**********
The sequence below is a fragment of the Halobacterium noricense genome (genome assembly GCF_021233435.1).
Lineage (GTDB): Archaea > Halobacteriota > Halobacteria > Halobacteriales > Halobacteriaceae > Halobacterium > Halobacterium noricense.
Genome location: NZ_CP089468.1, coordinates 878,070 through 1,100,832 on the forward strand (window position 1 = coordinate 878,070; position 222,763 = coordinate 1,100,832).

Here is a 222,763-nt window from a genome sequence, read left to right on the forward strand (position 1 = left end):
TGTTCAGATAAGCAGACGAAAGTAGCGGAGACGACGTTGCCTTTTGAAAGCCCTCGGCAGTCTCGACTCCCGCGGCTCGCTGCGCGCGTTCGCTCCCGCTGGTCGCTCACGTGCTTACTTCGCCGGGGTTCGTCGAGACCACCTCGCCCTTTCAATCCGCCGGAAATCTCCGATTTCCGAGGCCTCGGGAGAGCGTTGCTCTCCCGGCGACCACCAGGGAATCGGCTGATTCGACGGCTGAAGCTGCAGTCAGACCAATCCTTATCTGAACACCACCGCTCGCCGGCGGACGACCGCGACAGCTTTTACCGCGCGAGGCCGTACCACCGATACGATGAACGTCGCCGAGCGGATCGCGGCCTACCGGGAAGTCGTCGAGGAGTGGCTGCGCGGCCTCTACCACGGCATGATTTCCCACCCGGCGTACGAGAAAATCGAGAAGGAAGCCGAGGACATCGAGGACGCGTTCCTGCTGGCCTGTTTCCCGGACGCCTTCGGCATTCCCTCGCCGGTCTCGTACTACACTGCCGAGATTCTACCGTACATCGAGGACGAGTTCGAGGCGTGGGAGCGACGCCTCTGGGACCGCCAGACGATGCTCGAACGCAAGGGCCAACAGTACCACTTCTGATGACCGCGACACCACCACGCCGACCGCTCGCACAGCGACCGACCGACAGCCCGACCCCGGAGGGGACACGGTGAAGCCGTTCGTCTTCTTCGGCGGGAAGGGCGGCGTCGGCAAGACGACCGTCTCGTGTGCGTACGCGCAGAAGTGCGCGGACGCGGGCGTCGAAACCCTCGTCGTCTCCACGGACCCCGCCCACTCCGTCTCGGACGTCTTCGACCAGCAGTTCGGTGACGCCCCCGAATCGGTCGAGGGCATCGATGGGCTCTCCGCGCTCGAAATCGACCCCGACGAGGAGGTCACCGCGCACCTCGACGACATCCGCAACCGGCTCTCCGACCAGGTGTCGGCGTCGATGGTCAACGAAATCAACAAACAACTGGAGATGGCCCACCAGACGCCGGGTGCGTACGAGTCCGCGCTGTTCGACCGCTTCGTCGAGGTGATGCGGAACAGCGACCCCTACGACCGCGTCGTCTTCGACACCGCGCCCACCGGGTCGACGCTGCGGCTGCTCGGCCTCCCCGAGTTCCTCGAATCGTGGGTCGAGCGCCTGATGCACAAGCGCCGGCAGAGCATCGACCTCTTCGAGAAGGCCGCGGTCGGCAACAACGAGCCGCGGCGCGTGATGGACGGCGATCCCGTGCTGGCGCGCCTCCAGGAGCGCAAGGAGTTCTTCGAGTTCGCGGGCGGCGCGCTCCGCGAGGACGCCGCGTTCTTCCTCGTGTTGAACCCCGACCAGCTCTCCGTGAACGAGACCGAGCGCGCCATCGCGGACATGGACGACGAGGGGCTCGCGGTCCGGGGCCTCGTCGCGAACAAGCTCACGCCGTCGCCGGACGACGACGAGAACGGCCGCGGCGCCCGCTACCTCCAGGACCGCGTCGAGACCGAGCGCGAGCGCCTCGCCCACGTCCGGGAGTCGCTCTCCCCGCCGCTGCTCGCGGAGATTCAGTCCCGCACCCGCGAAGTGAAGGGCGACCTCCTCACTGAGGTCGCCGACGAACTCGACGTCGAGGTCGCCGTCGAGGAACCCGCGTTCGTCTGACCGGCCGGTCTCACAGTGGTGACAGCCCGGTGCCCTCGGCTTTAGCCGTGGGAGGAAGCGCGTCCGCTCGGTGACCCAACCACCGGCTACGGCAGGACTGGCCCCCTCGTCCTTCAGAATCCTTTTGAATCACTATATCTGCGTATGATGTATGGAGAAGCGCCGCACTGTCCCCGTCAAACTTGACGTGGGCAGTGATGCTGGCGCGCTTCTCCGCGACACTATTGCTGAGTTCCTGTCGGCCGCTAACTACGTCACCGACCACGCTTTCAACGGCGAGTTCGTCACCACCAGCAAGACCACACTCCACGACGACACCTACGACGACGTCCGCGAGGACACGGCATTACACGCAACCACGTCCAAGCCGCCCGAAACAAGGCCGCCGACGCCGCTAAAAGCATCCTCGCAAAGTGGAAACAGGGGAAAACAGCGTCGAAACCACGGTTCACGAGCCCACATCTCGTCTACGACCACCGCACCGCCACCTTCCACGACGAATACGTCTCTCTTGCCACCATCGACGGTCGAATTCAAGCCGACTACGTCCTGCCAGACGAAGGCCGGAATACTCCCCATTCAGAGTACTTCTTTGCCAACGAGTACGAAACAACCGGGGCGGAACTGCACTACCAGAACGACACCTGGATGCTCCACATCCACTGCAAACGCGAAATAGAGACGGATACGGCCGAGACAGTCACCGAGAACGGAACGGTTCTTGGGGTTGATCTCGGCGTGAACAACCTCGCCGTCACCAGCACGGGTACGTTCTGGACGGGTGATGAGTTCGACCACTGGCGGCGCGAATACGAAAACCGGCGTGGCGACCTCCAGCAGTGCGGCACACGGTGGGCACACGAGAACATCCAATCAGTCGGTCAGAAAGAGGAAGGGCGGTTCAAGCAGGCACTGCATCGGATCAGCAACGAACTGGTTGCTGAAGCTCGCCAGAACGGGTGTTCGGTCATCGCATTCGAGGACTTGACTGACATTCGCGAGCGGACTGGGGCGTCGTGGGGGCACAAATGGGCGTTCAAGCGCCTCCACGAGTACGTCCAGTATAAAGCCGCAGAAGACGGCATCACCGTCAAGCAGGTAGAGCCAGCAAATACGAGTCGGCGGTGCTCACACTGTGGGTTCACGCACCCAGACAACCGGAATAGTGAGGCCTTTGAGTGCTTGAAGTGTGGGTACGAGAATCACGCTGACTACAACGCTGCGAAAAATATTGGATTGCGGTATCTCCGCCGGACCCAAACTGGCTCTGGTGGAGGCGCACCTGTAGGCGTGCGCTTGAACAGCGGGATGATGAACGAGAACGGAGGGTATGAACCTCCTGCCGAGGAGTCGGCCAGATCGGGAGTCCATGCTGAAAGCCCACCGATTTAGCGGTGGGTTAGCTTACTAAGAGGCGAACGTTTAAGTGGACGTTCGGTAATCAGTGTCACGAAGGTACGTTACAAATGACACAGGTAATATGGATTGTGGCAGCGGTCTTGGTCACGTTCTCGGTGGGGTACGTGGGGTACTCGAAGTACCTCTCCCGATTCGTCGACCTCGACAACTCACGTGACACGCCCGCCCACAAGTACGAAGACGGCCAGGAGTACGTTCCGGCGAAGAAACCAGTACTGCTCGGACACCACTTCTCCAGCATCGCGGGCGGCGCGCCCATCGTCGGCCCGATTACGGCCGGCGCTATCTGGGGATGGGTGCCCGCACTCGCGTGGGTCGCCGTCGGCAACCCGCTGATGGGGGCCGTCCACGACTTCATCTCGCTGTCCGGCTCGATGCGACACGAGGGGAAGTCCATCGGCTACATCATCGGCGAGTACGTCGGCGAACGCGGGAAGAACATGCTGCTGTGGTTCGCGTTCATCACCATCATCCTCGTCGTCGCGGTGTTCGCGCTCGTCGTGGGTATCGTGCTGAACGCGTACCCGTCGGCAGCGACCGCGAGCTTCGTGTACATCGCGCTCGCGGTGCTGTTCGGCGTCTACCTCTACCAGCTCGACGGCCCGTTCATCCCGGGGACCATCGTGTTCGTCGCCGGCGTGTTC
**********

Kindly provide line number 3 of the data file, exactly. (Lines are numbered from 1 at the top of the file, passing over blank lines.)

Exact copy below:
Genome location: NZ_CP089468.1, coordinates 878,070 through 1,100,832 on the forward strand (window position 1 = coordinate 878,070; position 222,763 = coordinate 1,100,832).